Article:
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Should we really care about inequality?

Apr 22,2018 - Last updated at Apr 22,2018

What does inequality mean for growth? That is a question economists struggle with. But while the social science debate rages on, policymakers face another quandary altogether: does the answer even matter?

I do not believe it does.

Economic policies in the real world are nuanced and site-specific, making the search for a single answer to the question of how, and how much, inequality affects growth a Sisyphean task. Rather than concerning themselves with how to balance growth and inequality, policymakers would be better off focusing on how policies impact average incomes and other welfare indicators.

Policies that simultaneously boost growth and reduce inequality are the easiest to evaluate and the most advantageous to adopt. These types of approaches, what I call “all good things go together” policies, are easily applied to education, but can also work in other sectors of the economy that are squeezed by imperfect competition. More vigorous antitrust policies, for example, could boost efficiency and improve income distribution.

It is far more difficult to evaluate policies that involve a tradeoff between growth and inequality. A simple example illuminates the tradeoffs. I will analyse a 10 per cent reduction in labour taxes paid for by a lump-sum tax using a neo-classical Ramsey growth model. Under these parameters, average output increases by 1 per cent.

But when checked against the numbers that really matter, the outcomes are less rosy.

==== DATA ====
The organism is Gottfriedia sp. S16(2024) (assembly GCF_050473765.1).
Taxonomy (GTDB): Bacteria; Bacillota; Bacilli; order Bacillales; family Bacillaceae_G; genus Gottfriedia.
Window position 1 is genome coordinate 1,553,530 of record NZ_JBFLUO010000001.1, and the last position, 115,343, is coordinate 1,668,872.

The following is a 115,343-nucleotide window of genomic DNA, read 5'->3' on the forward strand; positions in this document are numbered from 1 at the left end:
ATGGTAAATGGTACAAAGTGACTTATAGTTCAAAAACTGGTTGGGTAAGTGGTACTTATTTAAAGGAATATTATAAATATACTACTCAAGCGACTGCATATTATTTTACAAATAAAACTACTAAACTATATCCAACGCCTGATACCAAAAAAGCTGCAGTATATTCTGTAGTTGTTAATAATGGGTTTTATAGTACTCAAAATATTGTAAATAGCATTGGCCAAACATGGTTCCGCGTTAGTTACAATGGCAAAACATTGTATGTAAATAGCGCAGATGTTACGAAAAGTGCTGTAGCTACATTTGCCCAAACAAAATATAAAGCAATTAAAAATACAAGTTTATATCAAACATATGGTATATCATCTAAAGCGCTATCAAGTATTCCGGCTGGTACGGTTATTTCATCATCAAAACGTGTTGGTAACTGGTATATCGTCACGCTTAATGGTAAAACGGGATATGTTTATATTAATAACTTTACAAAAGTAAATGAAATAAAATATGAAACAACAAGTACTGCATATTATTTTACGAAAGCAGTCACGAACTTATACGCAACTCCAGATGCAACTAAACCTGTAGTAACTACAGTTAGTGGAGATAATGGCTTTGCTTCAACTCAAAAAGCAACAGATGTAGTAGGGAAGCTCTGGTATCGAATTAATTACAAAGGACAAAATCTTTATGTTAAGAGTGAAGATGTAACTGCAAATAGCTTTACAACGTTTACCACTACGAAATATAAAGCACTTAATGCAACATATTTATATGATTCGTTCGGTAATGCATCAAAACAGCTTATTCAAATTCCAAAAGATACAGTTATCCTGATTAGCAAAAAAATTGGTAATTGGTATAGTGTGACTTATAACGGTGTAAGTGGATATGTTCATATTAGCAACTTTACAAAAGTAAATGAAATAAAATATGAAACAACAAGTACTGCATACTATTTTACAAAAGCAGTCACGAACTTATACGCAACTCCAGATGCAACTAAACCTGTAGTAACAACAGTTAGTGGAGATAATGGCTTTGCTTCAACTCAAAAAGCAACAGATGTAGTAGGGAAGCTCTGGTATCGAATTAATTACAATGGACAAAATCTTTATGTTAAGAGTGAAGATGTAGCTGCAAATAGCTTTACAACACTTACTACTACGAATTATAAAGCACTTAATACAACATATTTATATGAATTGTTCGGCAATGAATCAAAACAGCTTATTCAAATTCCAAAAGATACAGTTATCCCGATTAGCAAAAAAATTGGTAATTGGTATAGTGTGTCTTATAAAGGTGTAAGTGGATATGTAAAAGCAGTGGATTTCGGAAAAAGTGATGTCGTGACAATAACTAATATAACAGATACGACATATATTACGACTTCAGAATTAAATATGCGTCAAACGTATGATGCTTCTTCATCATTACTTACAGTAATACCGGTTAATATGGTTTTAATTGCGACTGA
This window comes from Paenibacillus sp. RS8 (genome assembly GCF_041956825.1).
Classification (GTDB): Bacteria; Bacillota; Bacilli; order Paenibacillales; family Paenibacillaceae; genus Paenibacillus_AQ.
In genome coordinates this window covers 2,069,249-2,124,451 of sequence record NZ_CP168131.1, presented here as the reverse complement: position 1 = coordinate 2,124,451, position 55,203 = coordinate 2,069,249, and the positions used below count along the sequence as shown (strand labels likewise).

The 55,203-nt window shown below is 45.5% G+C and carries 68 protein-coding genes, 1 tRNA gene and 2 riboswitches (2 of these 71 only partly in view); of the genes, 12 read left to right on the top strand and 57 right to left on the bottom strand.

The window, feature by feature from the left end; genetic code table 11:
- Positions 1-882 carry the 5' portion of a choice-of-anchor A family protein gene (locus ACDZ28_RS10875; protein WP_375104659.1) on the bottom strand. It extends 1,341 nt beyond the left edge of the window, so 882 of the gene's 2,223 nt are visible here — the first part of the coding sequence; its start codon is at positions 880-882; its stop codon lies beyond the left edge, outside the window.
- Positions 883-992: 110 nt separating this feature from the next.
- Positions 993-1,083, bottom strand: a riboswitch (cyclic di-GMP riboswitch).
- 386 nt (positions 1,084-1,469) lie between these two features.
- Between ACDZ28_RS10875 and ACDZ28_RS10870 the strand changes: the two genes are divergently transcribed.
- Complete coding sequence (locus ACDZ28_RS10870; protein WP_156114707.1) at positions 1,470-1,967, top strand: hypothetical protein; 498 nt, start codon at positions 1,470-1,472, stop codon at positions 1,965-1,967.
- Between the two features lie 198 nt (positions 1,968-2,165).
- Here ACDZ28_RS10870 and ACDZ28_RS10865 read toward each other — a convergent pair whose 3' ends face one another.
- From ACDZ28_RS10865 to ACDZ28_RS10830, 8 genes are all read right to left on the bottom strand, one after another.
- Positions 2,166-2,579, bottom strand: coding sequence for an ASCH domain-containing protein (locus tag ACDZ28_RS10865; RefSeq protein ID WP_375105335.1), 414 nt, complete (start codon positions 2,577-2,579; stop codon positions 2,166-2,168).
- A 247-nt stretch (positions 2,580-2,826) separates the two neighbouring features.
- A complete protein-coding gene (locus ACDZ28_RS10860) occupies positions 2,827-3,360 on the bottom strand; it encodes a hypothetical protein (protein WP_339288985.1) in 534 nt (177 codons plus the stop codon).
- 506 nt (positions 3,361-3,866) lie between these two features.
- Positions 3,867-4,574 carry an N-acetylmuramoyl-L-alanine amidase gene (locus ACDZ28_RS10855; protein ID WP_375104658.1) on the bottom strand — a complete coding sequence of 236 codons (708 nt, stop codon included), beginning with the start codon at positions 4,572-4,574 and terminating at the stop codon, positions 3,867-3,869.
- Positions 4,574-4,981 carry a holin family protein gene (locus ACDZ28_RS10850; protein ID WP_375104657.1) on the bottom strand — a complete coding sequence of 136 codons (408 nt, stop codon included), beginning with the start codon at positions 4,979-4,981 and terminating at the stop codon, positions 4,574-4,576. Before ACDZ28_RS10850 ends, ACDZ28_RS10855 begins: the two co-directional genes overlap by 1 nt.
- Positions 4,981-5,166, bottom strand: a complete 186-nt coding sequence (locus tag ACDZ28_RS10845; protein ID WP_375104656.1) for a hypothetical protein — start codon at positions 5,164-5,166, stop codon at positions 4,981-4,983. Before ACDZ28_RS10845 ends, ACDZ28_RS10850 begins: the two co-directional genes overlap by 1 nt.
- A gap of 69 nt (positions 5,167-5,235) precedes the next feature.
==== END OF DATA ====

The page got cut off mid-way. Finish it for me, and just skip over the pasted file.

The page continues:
Applying this model to the distribution of US household incomes in 2010, I found that while most households would benefit from higher pre-tax income, two-thirds would also face higher taxes. In addition, households would have less leisure. As a result, around 60 per cent of households were worse off because of the tax change, even though average household income went up, driven by gains at the top.

This scenario does not answer the question of whether the tax policy is a good idea. But most policymakers would likely object if they understood that growth would be achieved by higher taxes on two-thirds of their constituents and that voters would end up working harder to earn the same money.

Social scientists should continue to ask whether inequality is good or bad for economic growth. But policymakers should focus more on how to achieve their economic goals. For them, the answer may be to obsess less over aggregate data and academic debates, and more on how decisions impact real people.


Jason Furman, professor of the Practice of Economic Policy at the Harvard Kennedy School and senior fellow at the Peterson Institute for International Economics, was chairman of president Barack Obama’s council of economic advisers from 2013-2017. Copyright: Project Syndicate, 2018.

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